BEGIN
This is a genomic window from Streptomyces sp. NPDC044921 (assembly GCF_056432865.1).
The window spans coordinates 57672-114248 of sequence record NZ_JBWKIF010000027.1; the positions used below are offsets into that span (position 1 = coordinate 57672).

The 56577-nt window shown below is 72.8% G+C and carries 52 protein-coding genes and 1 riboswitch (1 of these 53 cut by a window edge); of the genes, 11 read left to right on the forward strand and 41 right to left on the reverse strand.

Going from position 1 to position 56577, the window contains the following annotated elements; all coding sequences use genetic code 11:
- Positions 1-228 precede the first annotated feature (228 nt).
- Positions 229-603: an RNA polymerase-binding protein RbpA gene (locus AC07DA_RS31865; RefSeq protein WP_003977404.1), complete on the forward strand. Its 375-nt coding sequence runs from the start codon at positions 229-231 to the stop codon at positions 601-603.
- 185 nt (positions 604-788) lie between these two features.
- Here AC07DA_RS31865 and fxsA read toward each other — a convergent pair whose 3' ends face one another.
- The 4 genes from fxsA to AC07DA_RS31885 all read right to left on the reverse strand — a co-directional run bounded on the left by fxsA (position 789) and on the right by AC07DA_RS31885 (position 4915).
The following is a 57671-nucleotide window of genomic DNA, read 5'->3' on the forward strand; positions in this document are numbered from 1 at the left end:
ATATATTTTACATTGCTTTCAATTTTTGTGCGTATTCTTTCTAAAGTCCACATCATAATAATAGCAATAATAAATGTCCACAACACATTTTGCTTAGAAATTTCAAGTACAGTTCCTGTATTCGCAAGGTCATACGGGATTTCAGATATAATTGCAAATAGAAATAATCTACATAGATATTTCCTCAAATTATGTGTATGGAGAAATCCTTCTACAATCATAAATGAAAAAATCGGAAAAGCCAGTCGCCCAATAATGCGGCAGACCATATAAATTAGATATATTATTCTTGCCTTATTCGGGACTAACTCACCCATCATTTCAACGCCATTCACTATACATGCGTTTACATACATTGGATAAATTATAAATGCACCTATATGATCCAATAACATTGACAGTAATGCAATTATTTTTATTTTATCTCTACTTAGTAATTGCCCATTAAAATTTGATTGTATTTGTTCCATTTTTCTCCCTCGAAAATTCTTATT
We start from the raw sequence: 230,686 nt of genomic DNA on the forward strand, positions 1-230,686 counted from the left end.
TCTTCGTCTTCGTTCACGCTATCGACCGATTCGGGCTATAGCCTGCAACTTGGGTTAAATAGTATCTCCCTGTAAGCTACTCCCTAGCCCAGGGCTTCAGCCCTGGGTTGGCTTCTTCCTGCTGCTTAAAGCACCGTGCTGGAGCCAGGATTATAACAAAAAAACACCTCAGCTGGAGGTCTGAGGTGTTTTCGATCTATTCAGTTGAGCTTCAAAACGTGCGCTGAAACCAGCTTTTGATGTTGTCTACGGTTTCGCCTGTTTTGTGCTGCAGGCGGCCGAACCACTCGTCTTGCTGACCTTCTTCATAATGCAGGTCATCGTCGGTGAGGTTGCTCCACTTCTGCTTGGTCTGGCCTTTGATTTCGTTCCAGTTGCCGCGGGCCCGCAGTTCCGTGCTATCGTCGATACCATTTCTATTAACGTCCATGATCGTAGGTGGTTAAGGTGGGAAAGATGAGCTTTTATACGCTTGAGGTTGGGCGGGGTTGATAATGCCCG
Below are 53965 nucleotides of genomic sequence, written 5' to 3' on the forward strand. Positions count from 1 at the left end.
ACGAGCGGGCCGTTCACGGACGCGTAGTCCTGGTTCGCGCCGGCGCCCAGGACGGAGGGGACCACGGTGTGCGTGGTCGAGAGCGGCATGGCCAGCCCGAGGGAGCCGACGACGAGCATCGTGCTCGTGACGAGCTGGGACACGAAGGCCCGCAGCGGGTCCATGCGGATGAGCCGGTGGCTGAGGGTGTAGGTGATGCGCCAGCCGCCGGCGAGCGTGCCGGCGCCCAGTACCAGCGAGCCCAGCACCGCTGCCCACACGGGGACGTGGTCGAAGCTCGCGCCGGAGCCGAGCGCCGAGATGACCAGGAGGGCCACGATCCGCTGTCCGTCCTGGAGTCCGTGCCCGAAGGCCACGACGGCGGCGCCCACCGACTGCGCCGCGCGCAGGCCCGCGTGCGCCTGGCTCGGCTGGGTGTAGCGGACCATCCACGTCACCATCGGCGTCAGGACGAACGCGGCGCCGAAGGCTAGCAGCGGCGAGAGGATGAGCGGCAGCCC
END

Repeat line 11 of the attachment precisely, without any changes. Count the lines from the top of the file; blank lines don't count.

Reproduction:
ATATATTTTACATTGCTTTCAATTTTTGTGCGTATTCTTTCTAAAGTCCACATCATAATAATAGCAATAATAAATGTCCACAACACATTTTGCTTAGAAATTTCAAGTACAGTTCCTGTATTCGCAAGGTCATACGGGATTTCAGATATAATTGCAAATAGAAATAATCTACATAGATATTTCCTCAAATTATGTGTATGGAGAAATCCTTCTACAATCATAAATGAAAAAATCGGAAAAGCCAGTCGCCCAATAATGCGGCAGACCATATAAATTAGATATATTATTCTTGCCTTATTCGGGACTAACTCACCCATCATTTCAACGCCATTCACTATACATGCGTTTACATACATTGGATAAATTATAAATGCACCTATATGATCCAATAACATTGACAGTAATGCAATTATTTTTATTTTATCTCTACTTAGTAATTGCCCATTAAAATTTGATTGTATTTGTTCCATTTTTCTCCCTCGAAAATTCTTATT